November 6, 1963
Associate Curator in Charge
Department of Egyptian Art
The Metropolitan Museum of Art
New York, New York
Dear Mr. Fischer:
As you may possibly know, the Radiocarbon Laboratory of the University of PA is about to start the Egyptological series tests. Its programme on tree-rings completed the next few weeks will be dedicated to testing relics from Egypt. You may also know that for many years I have tried to have certain tests performed in order to check on the accepted timetable and on my revision of it. Dr. Elizabeth Ralph graciously agreed to have a number of samples included in the series which should clarify the issue.
As I see it, the relics of the 18th and 19th dynasties will not disclose their absolute dates by Carbon-14 method, and this because of the effects of a disbalance in the C14-C12 ratio due to catastrophic events with subsequent invasion of fossil carbon from conflagrations into the atmosphere: yet for the purpose of checking on synchronisms, suitable specimens from these dynasties could be compared with Assyrian specimens five to six centuries more recent ace. to the established chronology; should the views expressed in Ages in Chaos vol. I have substance, organic relics from these two countries may divulge contemporaneity where no such synchronism is expected.
It is different with the specimens dating from the 20th Dynasty; I assume that absolute dating is possible by the means of carbon tests and I expect substantially more recent dates than the 12th century.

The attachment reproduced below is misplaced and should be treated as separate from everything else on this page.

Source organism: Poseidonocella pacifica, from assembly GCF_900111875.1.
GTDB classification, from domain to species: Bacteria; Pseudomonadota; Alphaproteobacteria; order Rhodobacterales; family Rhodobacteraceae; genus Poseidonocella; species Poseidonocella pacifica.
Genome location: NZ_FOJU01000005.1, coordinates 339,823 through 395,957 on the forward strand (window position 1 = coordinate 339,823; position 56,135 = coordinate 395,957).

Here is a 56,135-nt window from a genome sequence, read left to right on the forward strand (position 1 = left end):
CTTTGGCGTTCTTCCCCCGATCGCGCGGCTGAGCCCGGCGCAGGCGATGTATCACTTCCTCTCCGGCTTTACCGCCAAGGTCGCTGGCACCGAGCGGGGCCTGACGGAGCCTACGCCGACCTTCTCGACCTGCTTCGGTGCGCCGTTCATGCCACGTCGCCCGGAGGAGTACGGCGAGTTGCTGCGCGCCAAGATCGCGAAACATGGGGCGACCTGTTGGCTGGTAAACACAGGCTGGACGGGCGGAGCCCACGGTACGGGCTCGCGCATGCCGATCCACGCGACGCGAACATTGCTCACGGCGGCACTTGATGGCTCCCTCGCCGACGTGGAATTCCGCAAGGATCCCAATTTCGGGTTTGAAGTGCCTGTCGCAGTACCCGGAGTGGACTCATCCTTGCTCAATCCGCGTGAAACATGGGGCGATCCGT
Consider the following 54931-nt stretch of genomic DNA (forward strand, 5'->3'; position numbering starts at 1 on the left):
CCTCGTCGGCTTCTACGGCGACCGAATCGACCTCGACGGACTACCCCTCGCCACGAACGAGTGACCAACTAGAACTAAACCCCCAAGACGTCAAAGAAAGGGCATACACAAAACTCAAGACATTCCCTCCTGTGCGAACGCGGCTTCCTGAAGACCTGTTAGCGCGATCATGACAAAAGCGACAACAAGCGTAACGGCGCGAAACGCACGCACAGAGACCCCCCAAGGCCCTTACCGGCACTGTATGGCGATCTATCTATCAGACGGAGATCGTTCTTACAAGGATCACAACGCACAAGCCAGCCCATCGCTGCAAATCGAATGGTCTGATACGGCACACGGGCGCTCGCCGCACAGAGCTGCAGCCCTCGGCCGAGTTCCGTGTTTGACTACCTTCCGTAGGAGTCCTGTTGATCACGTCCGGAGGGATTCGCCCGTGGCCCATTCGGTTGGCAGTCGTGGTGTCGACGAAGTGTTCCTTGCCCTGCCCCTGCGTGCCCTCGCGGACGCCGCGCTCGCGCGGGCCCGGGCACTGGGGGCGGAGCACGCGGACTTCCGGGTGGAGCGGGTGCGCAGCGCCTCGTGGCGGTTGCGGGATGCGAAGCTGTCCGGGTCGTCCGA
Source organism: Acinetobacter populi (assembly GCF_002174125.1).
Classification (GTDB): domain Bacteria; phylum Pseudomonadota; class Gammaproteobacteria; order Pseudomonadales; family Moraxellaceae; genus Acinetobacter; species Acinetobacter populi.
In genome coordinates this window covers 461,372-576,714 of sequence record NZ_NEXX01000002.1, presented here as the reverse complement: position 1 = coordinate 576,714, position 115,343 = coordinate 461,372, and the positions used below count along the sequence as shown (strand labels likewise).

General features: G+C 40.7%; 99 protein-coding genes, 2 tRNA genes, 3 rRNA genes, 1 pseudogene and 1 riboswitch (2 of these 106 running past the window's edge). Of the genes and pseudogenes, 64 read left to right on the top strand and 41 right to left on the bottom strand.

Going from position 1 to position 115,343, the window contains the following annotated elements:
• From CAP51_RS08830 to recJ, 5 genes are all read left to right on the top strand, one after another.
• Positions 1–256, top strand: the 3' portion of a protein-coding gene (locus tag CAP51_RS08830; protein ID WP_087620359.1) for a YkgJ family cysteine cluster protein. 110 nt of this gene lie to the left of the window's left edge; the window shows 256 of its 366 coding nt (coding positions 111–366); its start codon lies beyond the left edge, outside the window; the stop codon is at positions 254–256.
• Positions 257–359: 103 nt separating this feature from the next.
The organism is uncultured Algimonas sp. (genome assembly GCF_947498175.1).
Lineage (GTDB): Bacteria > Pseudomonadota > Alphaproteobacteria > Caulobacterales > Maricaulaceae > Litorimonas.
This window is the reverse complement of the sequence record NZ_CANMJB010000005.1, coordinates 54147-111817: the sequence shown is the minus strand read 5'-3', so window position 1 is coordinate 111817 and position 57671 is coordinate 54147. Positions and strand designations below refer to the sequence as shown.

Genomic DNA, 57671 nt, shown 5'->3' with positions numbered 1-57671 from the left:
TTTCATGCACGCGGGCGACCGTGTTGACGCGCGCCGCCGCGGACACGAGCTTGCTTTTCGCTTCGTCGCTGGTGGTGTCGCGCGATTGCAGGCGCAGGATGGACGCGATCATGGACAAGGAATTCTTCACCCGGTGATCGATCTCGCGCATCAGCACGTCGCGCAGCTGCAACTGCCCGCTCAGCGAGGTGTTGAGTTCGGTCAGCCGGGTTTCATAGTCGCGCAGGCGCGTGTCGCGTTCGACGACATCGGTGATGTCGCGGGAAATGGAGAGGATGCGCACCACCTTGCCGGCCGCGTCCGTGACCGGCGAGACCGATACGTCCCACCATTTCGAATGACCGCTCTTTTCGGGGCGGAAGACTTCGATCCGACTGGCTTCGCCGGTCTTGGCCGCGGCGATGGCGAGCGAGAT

Three little pieces of wood from the tomb of Tutenkhamen will be tested by Dr. Ralph and should some specimens of the time of Shalmanessar III be included in the test there would be a way to check on the accepted dates.
Dr. Ralph agreed to make the tests without a fee since the need was felt in checking Egyptological chronology on the carbon method and vice versa.
I write to you in the hope that the Metropolitan Museum of Art will show interest in exploiting the offered facilities and that you would be willing to select some organic specimens, if the Museum possesses them, of the 20th Dynasty; a piece of mummy would be a very suitable object, though as Dr. Ralph told me, because of the limited quantity of ash resulting, a little more of a mummy would be necessary than of wood or linen. Linen of the 20th (or 21st) Dynasty would be also a good object because it is derived from a one-year harvest, whereas a tree may have been reused, or its provenience from inside of a trunk or from an outside part of it-or branches, may reflect on the results.
Should you be agreeable to have the Museum part with a few specimens, each of a well determined age as to the dynasties and rulers, please direct them to Dr. Ralph who starts the series test in a matter of a week or so-and please instruct me of your decision.
Very sincerely, Immanuel Velikovsky